Updated 7:20 p.m. | With two days before Election Day, the Gallup poll has the President Barack Obama's approval rating approaching the worst of his presidency.
The Gallup daily tracking poll had Obama's approval rating at just 40 percent, down 3 points from Oct. 30. His disapproval rating held steady Sunday at an ugly 54 percent. It's worth noting that in many battleground states where control of the Senate will be won or lost, Obama's poll ratings have been even worse, providing a significant drag on his party's prospects.
Obama's campaigning has been confined to strongly blue states where Senate races are not being fiercely contested. On Sunday, with the chamber appearing to be tilting toward the GOP, the president headed to Connecticut for a campaign event for Gov. Dannel P. Malloy and later a campaign event in Philadelphia for Democratic gubernatorial candidate Tom Wolf. Wolf is favored by the Rothenberg Political Report/Roll Call to win. Malloy's race is rated a Tossup. (Full race ratings and map ).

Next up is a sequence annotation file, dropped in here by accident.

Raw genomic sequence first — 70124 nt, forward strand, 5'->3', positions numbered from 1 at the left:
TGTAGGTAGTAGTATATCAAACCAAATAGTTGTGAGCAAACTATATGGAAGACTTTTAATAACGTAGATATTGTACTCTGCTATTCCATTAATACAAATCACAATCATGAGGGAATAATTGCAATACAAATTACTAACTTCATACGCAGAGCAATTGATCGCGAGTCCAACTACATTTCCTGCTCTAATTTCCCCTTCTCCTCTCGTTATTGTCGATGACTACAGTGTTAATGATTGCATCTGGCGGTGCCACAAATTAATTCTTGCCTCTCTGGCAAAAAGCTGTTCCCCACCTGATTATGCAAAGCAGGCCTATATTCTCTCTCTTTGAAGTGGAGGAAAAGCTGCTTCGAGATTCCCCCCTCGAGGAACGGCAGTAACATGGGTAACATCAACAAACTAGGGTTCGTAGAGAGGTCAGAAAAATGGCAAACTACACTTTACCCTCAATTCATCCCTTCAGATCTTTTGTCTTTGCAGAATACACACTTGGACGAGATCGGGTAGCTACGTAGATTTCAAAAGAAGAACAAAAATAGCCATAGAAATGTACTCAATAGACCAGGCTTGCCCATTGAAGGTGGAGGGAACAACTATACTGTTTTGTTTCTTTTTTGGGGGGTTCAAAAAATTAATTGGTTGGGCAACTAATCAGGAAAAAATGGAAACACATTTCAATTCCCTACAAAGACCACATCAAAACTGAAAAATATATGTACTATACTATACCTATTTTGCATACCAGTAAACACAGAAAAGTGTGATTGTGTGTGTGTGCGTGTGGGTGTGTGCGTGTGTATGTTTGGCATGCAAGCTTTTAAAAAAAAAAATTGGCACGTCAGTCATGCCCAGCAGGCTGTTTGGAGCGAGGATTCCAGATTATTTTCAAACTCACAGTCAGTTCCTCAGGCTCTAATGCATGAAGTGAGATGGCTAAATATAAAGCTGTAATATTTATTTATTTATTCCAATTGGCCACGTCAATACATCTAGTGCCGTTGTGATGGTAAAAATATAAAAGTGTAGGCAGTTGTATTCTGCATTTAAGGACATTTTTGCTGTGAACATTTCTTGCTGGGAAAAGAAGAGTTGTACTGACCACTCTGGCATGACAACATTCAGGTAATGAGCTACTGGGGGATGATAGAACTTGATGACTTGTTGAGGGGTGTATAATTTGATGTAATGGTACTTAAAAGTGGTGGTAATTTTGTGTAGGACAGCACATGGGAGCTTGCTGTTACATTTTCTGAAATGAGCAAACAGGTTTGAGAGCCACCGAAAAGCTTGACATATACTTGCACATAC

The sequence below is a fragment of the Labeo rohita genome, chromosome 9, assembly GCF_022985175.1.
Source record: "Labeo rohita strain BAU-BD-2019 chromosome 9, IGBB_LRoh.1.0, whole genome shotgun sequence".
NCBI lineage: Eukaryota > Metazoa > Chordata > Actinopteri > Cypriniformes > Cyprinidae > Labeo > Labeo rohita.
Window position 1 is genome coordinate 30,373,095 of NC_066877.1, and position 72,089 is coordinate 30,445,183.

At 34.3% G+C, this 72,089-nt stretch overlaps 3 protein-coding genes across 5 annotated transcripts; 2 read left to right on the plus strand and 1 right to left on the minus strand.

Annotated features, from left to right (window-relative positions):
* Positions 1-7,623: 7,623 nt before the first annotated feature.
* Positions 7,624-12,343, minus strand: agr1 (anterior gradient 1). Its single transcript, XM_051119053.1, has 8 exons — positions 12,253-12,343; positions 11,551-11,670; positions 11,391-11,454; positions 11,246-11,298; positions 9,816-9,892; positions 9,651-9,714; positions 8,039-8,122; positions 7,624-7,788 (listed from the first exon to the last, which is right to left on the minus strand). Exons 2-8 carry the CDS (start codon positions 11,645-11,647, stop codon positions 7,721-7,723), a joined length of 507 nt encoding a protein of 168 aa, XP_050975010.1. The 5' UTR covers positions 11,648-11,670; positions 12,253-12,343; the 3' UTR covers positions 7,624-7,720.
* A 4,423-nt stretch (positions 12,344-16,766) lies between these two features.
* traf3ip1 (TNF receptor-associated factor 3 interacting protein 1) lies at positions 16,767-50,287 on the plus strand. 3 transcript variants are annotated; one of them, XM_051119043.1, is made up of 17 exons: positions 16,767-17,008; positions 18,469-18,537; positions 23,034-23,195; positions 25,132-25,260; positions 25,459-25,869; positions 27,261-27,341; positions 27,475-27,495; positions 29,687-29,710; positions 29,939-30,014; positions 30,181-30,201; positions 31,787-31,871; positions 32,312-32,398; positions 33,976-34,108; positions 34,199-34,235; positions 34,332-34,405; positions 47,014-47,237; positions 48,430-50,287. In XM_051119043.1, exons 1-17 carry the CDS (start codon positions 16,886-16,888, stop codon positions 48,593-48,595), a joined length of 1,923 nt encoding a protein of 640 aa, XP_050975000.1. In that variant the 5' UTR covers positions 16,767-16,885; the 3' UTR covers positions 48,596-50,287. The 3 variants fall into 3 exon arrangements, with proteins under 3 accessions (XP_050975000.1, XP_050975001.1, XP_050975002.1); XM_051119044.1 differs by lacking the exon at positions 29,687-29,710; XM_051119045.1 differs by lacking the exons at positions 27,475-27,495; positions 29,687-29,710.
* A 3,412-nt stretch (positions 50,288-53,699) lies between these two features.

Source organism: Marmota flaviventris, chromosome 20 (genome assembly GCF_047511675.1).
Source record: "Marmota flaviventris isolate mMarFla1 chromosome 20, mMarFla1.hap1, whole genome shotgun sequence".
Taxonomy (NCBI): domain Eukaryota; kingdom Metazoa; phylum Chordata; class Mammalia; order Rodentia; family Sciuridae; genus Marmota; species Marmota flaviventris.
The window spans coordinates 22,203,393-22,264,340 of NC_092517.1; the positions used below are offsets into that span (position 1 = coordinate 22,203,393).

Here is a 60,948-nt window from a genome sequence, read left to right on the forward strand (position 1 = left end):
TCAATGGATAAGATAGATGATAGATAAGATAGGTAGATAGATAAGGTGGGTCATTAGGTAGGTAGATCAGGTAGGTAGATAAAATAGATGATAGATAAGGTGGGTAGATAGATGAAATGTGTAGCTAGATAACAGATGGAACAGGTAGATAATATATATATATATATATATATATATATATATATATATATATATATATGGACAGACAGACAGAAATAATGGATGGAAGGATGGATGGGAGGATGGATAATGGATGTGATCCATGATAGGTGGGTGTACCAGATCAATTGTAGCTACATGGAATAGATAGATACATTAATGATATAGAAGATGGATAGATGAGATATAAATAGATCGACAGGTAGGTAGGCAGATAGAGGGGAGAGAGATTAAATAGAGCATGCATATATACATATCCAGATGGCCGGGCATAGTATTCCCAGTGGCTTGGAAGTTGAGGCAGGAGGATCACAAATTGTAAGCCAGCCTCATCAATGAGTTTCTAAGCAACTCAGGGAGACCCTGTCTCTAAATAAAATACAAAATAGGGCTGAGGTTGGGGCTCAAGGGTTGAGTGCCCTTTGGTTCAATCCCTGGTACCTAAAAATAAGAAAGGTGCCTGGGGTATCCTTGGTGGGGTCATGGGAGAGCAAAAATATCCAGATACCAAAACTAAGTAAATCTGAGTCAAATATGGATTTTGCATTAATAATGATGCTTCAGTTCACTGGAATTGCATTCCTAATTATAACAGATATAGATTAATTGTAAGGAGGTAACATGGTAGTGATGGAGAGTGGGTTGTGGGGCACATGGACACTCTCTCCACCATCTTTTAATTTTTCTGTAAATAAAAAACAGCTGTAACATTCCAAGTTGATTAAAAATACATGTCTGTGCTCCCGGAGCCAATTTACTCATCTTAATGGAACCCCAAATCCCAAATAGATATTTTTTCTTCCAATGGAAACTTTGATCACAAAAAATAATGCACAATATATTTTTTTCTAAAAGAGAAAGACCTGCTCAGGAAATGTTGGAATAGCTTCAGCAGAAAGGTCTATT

On Monday, the last day before the elections, Obama tellingly will be ensconced in the West Wing. He has no public events on his public schedule released late Sunday.
President George W. Bush in 2006 had just a 38 percent approval rating when Democrats swept into power, Gallup Editor-in-Chief Frank Newport said in a video last week .
Obama's approval rating is also close to a personal low for him in the RealClearPolitics average. Newport noted that the president's approval rating has strongly correlated to the results in midterm elections. President Ronald Reagan had poor poll ratings in the 1982 midterm elections and his party lost significant ground in both chambers.
Obama’s approval rating in 2010 — when Democrats lost the House — was 44 percent, per Gallup.
Obama could set a modern record for midterm-election losses dating back to President Harry S. Truman.
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